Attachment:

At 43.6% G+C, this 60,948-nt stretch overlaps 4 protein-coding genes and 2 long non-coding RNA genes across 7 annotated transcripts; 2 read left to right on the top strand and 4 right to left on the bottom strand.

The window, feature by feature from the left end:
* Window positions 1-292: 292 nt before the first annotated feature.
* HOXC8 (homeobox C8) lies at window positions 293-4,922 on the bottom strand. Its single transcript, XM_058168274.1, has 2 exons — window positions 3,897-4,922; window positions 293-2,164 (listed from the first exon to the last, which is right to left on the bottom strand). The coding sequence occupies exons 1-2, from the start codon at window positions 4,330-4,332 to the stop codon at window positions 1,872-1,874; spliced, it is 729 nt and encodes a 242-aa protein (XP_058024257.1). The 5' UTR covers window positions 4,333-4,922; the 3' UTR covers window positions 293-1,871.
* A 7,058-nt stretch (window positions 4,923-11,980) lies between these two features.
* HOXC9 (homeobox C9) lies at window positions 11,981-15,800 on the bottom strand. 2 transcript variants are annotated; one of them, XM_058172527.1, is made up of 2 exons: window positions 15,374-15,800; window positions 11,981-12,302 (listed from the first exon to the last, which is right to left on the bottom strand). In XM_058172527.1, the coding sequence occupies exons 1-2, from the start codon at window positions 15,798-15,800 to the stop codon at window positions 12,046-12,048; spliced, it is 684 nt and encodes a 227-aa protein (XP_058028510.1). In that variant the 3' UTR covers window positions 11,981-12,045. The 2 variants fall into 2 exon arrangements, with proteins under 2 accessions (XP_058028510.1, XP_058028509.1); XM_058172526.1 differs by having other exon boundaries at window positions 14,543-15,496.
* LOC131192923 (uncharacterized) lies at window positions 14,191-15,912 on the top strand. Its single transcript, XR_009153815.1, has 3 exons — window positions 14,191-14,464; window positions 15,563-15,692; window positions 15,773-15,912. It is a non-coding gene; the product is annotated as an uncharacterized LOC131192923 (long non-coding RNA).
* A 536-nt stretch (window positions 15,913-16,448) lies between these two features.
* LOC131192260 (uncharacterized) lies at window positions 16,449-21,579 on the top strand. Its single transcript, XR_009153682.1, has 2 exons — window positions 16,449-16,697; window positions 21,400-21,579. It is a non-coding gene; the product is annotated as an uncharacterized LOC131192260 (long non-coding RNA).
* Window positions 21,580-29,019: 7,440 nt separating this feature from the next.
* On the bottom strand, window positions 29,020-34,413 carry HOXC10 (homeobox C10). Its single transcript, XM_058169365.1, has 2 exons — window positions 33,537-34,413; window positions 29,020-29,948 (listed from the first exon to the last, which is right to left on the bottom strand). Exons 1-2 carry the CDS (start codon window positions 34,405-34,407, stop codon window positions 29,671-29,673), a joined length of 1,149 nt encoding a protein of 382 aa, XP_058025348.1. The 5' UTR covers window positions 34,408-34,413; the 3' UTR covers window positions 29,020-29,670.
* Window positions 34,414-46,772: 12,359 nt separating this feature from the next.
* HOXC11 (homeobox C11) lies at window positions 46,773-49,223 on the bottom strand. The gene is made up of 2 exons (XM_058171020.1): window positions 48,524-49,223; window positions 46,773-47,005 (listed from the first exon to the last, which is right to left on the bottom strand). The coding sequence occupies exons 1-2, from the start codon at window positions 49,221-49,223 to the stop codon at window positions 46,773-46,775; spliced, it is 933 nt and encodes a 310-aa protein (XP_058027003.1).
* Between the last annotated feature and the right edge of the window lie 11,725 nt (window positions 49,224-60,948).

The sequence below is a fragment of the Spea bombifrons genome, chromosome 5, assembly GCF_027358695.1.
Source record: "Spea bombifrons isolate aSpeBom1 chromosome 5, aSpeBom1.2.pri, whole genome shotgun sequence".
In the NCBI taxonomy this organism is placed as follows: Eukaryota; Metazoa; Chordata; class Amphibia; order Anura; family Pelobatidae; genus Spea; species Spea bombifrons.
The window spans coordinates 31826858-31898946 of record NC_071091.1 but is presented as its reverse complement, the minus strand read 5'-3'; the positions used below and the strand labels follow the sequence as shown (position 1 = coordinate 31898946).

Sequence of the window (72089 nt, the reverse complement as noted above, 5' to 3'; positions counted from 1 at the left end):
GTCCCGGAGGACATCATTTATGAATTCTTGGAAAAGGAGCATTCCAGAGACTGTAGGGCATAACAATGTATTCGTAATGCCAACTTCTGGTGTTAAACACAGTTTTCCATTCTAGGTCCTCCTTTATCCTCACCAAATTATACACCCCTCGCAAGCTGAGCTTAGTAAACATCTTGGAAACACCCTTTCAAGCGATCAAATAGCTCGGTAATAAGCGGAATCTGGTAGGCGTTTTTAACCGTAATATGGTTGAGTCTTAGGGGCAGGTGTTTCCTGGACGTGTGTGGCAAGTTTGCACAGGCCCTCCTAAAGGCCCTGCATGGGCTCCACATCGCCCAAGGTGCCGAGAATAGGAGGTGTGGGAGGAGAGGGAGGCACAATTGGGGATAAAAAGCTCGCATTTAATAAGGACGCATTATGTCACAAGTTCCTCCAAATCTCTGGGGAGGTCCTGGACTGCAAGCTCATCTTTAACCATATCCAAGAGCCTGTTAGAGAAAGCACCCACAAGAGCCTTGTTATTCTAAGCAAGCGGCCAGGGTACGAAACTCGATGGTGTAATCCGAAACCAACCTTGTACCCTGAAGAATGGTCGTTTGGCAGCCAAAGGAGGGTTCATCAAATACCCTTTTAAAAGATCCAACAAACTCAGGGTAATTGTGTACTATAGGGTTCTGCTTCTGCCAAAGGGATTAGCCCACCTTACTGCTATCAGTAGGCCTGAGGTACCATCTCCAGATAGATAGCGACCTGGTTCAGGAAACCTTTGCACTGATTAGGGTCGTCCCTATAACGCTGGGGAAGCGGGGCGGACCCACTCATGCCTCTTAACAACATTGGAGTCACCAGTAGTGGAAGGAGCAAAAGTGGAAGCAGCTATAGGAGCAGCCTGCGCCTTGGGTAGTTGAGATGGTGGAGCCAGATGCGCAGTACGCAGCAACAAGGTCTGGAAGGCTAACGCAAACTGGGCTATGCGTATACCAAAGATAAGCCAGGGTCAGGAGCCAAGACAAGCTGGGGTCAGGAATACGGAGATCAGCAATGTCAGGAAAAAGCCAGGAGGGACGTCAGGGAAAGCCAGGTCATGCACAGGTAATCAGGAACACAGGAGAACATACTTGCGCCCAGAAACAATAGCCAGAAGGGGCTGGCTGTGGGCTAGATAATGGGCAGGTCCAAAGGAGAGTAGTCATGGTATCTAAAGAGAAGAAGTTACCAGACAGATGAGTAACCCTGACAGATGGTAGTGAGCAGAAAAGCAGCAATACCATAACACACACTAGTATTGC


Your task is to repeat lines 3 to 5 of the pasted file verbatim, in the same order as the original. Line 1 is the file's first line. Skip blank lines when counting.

* Window positions 1-292: 292 nt before the first annotated feature.
* HOXC8 (homeobox C8) lies at window positions 293-4,922 on the bottom strand. Its single transcript, XM_058168274.1, has 2 exons — window positions 3,897-4,922; window positions 293-2,164 (listed from the first exon to the last, which is right to left on the bottom strand). The coding sequence occupies exons 1-2, from the start codon at window positions 4,330-4,332 to the stop codon at window positions 1,872-1,874; spliced, it is 729 nt and encodes a 242-aa protein (XP_058024257.1). The 5' UTR covers window positions 4,333-4,922; the 3' UTR covers window positions 293-1,871.
* A 7,058-nt stretch (window positions 4,923-11,980) lies between these two features.